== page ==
HPV vaccine acceptability study announces results

June 16, 2009

Female caregivers of African American girls are reluctant to have their children vaccinated against the human papillomavirus (HPV), according to a new study by the Center for Community Health (CCH) at the UNT Health Science Center in Fort Worth, Texas.

The HPV Vaccine Acceptability Study discovered a few major themes from its focus groups:

  • Most participants lacked information about the virus and the vaccine, but wanted a source of unbiased, trustworthy information.
  • Many participants were unwilling to have their children vaccinated for HPV due to negative perceptions of the vaccine.  These perceptions were caused by distrust of the medical/ pharmaceutical community, as well as suspicions over the governor’s mandate for the vaccine.
  • Many participants were concerned about the long-term side effects of the vaccine on their children.
  • Participants’ decisions whether to vaccinate their children were complicated by the association between HPV and sexual activity.  Many participants said they were teaching their child to abstain until marriage.

Furthermore, while the majority of women had learned about HPV and the HPV vaccine through TV commercials, they indicated that this was not a trusted source of information.  Instead, women wanted to receive information from their children’s schools or primary care physicians.  Participants also indicated that they would like the information to be more readily available through other community avenues, like churches and libraries.

Participants were the mother or primary female caregiver of an African American girl between 7 and 18 years old. They had to be 24 years old or older, reside in Tarrant County, and speak English. When asked about their education levels, 32.6 percent had graduated high school or received their GED; 39.5 percent had one to three years of college; and 23.3 percent were college graduates.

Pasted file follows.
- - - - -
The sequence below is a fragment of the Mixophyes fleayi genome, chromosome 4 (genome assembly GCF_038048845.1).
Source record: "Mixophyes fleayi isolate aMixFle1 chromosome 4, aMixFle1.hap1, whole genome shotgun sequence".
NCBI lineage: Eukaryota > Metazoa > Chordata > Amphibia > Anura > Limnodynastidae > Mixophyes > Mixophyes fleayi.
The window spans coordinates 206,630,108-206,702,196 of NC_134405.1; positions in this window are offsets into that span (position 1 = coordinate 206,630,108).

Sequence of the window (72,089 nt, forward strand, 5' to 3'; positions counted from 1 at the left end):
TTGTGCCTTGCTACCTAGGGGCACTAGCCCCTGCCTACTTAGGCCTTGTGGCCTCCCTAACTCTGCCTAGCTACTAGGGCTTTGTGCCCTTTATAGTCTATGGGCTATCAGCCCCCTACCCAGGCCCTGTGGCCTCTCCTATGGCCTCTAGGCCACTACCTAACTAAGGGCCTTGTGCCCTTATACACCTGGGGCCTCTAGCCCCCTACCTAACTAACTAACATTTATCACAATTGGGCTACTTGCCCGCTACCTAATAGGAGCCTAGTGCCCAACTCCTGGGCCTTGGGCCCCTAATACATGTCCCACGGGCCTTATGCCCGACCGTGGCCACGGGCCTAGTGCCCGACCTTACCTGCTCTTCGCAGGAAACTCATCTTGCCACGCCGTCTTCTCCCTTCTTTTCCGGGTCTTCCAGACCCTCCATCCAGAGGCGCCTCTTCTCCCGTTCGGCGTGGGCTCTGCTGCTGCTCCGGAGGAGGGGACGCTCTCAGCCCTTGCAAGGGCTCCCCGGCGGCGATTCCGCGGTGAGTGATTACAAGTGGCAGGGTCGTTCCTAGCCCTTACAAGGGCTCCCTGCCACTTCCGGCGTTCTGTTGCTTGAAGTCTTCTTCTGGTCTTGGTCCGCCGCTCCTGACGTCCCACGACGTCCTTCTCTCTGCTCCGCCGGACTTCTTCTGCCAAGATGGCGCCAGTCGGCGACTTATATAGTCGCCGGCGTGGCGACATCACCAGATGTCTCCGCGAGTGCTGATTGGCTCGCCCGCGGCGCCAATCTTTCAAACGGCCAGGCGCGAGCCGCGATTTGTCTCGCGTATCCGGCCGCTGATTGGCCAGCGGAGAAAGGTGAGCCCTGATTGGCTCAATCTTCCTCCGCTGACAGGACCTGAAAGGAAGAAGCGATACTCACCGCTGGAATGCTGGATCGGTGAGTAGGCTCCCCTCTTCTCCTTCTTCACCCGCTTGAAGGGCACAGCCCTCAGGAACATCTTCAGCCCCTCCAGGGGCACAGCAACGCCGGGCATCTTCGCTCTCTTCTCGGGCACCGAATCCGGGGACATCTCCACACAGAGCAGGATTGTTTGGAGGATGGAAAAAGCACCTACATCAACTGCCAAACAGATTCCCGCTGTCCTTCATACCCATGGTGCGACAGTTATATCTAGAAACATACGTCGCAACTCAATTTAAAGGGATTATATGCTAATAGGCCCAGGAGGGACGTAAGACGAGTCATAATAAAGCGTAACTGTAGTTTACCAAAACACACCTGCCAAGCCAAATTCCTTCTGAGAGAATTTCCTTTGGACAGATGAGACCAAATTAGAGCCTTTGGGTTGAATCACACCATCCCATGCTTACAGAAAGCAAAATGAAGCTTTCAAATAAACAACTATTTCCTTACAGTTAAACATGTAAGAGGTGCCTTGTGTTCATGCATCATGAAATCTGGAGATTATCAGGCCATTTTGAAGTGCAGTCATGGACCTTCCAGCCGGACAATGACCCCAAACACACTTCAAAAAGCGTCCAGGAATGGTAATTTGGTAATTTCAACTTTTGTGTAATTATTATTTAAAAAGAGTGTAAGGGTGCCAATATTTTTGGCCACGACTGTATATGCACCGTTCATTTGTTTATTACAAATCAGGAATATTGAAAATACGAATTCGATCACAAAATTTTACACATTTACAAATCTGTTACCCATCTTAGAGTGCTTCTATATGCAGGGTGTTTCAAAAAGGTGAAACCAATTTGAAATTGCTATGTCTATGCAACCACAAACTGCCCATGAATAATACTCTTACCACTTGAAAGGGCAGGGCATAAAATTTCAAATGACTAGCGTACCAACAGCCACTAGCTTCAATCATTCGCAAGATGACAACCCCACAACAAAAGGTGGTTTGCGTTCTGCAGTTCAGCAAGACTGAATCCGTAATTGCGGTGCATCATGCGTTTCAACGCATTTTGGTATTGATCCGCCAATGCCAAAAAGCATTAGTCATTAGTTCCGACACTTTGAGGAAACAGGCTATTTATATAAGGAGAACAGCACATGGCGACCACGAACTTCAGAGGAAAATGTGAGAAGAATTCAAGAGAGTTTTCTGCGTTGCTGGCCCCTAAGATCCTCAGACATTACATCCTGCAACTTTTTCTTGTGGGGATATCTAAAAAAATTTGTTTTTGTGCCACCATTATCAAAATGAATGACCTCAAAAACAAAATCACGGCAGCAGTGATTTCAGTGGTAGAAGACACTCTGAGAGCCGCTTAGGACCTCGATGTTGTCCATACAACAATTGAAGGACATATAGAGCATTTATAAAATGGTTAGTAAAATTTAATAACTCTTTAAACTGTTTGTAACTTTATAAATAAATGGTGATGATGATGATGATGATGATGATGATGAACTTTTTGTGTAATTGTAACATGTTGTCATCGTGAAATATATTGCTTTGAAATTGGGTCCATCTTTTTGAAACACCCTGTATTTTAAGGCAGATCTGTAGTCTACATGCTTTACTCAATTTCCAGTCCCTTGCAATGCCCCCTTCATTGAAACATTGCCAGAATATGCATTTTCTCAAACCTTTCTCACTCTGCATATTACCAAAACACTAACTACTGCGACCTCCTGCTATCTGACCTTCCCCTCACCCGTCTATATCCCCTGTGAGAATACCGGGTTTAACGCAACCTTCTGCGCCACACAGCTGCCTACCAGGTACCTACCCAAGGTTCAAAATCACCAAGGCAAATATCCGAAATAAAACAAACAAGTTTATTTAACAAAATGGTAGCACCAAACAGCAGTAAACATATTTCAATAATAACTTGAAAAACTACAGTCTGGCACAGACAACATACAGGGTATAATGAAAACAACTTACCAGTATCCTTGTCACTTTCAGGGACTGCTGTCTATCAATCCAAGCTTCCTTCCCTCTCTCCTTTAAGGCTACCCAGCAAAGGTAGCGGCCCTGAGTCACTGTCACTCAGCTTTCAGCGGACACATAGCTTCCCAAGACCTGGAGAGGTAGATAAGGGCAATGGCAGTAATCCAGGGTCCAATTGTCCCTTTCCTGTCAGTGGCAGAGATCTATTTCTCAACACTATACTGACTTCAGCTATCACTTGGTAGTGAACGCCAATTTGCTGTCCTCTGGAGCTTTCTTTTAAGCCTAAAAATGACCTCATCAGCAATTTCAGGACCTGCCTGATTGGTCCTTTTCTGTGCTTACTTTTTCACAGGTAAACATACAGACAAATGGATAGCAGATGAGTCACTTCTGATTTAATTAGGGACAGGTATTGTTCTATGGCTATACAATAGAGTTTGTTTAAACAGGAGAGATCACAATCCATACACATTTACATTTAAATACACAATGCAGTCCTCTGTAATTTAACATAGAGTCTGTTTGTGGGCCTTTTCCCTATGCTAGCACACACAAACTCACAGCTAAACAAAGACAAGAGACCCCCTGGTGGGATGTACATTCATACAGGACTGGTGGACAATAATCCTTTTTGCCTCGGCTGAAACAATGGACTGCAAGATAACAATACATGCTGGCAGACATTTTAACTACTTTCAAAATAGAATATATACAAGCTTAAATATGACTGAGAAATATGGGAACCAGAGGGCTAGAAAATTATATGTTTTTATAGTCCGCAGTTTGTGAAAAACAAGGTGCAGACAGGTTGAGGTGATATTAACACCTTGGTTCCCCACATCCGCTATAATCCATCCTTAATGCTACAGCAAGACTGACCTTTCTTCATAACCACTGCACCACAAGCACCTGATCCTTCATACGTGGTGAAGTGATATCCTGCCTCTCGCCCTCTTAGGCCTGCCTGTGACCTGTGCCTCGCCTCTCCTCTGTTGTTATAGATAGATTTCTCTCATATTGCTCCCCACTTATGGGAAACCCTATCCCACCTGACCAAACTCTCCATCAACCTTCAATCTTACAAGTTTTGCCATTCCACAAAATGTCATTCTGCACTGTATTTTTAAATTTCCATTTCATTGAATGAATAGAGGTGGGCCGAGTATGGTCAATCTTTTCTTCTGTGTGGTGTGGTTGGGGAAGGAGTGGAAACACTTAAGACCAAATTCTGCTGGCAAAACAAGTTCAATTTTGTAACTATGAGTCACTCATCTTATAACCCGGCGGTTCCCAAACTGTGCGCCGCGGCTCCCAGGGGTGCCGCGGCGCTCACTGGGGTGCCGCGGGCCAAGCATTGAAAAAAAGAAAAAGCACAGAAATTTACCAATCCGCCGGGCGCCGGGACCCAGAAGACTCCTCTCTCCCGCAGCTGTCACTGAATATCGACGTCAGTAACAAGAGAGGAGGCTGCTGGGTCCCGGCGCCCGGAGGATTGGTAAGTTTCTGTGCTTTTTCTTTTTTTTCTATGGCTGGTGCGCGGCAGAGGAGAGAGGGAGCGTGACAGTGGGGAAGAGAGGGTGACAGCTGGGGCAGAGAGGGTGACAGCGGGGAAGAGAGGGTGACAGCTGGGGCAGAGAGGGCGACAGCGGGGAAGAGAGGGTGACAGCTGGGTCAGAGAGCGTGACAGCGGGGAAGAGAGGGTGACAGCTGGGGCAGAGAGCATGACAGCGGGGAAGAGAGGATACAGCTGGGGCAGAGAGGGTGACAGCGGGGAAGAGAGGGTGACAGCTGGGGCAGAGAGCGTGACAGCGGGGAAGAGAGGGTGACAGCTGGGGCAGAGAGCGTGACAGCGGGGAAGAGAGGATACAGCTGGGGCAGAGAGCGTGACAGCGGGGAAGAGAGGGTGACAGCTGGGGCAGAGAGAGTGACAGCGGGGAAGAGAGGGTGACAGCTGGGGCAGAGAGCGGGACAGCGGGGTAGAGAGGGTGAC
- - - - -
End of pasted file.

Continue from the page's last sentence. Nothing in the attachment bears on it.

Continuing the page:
Only 21 percent of participants indicated that they did not have a personal doctor or healthcare provider, and 84 percent reported they had visited their doctor in the previous year for a routine checkup. Despite these high levels of education and regular use of a primary healthcare provider, 51 percent answered false when asked if HPV is a sexually transmitted disease.

CCH and its study partners intend to use the information gathered from this study to create an awareness campaign to educate women about HPV and the HPV vaccine, so that they can make informed decisions about whether or not to have their daughters vaccinated. 

The study was conducted in collaboration between Kathryn Cardarelli, PhD, director of the CCH, and Rachael Jackson, MPH, associate director of the CCH; Roberto Cardarelli, DO, MPH, director of the Primary Care Research Institute at the UNT Health Science Center; Anita Kurian, MBBS, DrPH, chief epidemiologist at Tarrant County Public Health; and Amy Raines, MPH, and Latawnya Peachy, MPH, with the City of Fort Worth Women’s Health Initiative. The study was funded by ForHER, one of the UNT Health Science Center’s Health Institutes of Texas. More information about this and other CCH projects can be found at http://www.centerforcommunityhealth.org/.

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